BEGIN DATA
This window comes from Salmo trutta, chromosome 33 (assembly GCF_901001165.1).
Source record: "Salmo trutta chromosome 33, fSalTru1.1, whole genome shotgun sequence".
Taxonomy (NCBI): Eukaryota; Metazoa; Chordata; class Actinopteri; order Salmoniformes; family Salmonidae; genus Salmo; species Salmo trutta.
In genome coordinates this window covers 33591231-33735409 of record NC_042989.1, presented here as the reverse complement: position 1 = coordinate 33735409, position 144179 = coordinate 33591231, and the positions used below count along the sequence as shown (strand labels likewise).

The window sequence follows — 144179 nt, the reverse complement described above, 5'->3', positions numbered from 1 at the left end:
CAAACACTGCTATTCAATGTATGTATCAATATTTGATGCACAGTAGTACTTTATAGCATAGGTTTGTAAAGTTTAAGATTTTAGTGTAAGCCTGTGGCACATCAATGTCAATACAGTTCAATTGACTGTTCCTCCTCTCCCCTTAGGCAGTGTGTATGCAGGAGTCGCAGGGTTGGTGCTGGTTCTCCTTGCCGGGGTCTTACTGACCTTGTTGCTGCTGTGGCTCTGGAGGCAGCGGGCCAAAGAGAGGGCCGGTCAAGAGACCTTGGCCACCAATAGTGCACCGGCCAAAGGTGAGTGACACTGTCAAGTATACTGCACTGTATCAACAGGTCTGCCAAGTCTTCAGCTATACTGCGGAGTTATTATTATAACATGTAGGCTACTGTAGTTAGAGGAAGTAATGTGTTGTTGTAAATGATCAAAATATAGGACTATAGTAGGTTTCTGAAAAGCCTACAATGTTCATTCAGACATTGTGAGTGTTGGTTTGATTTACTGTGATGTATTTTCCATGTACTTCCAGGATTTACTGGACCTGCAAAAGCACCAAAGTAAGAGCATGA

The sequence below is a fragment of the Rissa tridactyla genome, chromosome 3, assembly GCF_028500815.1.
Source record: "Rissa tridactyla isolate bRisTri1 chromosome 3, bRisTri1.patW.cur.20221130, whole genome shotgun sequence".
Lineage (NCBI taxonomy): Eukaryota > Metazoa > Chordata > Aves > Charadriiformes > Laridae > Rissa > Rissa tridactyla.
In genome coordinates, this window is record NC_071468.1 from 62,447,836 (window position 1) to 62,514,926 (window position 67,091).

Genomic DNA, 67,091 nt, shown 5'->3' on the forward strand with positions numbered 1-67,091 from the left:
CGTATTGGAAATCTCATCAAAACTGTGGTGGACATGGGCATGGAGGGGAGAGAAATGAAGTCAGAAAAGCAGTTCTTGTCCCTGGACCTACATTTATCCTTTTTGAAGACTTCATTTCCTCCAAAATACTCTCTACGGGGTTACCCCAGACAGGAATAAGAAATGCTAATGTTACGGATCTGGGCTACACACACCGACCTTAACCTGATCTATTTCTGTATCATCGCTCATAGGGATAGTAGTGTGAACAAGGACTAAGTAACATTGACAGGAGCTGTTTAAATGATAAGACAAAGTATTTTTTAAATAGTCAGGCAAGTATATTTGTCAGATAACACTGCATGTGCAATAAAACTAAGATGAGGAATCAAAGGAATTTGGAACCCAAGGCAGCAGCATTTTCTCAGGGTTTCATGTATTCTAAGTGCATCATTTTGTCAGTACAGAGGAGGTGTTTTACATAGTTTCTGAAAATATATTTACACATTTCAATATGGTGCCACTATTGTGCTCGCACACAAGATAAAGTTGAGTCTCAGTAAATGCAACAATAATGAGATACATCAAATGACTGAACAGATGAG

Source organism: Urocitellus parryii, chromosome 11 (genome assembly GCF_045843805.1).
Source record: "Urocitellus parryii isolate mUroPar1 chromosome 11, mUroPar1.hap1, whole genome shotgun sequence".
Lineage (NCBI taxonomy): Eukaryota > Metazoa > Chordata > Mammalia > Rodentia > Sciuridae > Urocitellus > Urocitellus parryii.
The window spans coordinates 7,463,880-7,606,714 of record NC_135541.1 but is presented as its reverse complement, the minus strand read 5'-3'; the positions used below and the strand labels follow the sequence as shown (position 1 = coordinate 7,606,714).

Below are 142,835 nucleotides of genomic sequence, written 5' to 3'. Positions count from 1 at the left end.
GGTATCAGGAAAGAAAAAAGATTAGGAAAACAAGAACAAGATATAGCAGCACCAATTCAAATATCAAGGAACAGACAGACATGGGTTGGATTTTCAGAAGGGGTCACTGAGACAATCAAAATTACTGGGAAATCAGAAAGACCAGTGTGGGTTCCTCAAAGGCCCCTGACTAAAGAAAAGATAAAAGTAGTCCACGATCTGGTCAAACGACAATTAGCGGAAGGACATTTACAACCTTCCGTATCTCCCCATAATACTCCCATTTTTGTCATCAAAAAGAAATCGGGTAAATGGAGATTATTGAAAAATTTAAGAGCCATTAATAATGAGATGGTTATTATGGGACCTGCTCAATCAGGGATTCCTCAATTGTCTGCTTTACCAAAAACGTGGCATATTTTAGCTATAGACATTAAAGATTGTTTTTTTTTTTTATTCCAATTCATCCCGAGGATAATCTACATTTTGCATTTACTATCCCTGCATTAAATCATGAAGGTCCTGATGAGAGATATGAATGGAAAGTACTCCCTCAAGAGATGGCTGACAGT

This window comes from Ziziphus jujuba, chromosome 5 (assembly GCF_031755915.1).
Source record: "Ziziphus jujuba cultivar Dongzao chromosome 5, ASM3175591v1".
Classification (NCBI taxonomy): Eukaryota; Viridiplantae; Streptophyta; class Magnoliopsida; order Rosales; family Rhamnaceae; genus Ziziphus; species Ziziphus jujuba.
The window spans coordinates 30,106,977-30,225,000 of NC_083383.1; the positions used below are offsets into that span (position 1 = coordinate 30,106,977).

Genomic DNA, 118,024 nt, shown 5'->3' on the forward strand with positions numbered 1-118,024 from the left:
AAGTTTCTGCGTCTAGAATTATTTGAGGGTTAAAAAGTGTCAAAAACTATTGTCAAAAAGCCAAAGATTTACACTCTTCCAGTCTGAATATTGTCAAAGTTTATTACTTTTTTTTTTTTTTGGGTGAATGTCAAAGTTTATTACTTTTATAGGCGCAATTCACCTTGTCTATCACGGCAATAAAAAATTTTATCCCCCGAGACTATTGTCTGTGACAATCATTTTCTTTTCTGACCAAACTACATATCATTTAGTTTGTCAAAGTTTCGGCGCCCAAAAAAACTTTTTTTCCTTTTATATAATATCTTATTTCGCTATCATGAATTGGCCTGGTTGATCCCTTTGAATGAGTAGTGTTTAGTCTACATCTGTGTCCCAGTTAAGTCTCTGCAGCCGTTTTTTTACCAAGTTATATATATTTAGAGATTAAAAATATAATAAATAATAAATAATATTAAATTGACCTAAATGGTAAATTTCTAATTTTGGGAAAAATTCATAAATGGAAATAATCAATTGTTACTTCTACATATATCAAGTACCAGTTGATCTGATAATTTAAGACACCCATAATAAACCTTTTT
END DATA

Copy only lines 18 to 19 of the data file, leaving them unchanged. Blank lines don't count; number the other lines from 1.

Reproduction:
GGTATCAGGAAAGAAAAAAGATTAGGAAAACAAGAACAAGATATAGCAGCACCAATTCAAATATCAAGGAACAGACAGACATGGGTTGGATTTTCAGAAGGGGTCACTGAGACAATCAAAATTACTGGGAAATCAGAAAGACCAGTGTGGGTTCCTCAAAGGCCCCTGACTAAAGAAAAGATAAAAGTAGTCCACGATCTGGTCAAACGACAATTAGCGGAAGGACATTTACAACCTTCCGTATCTCCCCATAATACTCCCATTTTTGTCATCAAAAAGAAATCGGGTAAATGGAGATTATTGAAAAATTTAAGAGCCATTAATAATGAGATGGTTATTATGGGACCTGCTCAATCAGGGATTCCTCAATTGTCTGCTTTACCAAAAACGTGGCATATTTTAGCTATAGACATTAAAGATTGTTTTTTTTTTTTATTCCAATTCATCCCGAGGATAATCTACATTTTGCATTTACTATCCCTGCATTAAATCATGAAGGTCCTGATGAGAGATATGAATGGAAAGTACTCCCTCAAGAGATGGCTGACAGT

This window comes from Ziziphus jujuba, chromosome 5 (assembly GCF_031755915.1).